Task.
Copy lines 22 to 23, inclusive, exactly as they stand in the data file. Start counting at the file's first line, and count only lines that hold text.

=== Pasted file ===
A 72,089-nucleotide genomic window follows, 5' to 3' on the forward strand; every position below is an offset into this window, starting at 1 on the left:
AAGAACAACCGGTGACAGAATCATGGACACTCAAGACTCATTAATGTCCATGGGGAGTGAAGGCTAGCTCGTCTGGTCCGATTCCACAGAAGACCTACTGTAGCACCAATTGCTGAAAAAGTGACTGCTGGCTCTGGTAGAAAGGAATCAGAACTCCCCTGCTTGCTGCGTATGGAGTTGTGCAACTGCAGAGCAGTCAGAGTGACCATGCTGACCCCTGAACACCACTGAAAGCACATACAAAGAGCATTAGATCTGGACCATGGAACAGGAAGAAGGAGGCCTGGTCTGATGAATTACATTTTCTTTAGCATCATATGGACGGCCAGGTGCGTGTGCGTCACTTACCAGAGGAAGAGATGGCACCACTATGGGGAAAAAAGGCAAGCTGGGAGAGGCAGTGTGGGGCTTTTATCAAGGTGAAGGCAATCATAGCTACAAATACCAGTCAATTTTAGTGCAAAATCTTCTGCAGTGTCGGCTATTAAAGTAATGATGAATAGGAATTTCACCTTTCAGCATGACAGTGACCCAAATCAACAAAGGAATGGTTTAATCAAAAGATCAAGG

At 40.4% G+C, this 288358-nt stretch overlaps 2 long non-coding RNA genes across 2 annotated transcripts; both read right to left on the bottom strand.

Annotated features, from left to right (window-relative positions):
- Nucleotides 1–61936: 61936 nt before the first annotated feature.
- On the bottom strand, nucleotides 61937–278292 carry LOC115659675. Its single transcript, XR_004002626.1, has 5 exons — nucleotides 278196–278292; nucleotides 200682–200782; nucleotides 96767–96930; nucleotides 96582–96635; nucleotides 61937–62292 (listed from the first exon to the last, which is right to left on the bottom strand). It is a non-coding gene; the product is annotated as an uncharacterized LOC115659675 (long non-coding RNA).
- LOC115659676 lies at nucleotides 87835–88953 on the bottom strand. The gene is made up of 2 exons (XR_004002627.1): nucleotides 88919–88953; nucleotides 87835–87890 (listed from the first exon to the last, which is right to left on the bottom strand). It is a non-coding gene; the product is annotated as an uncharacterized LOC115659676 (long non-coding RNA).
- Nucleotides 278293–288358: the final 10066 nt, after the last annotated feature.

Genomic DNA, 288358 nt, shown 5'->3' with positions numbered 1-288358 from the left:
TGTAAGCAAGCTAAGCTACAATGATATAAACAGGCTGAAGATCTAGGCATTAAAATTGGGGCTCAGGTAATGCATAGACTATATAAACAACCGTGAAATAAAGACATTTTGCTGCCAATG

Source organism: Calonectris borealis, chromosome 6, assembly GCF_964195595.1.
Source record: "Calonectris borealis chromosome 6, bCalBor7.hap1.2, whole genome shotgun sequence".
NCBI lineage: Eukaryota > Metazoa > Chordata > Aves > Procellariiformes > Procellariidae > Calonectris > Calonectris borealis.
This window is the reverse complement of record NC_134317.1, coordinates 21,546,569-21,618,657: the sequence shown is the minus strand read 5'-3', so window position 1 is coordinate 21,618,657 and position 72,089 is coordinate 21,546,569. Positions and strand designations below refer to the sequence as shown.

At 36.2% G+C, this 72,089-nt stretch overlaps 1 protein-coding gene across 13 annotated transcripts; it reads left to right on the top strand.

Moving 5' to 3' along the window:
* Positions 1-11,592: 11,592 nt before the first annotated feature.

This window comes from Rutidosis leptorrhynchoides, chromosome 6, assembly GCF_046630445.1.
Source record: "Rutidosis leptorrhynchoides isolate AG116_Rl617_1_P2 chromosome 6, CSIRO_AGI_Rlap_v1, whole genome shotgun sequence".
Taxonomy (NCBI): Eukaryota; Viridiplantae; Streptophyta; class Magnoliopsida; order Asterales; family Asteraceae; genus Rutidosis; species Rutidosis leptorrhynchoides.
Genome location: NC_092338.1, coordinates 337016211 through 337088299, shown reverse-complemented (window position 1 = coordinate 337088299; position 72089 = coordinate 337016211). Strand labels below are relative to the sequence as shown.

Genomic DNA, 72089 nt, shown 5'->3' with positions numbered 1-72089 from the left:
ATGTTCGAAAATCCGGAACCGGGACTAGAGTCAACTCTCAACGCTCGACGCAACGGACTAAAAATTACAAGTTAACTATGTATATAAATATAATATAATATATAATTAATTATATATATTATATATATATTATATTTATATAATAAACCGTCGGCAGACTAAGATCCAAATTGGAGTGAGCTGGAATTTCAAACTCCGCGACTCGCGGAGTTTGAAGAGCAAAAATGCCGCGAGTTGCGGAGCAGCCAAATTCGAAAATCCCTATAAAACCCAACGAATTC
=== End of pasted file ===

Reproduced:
Genomic DNA, 72089 nt, shown 5'->3' with positions numbered 1-72089 from the left:
ATGTTCGAAAATCCGGAACCGGGACTAGAGTCAACTCTCAACGCTCGACGCAACGGACTAAAAATTACAAGTTAACTATGTATATAAATATAATATAATATATAATTAATTATATATATTATATATATATTATATTTATATAATAAACCGTCGGCAGACTAAGATCCAAATTGGAGTGAGCTGGAATTTCAAACTCCGCGACTCGCGGAGTTTGAAGAGCAAAAATGCCGCGAGTTGCGGAGCAGCCAAATTCGAAAATCCCTATAAAACCCAACGAATTC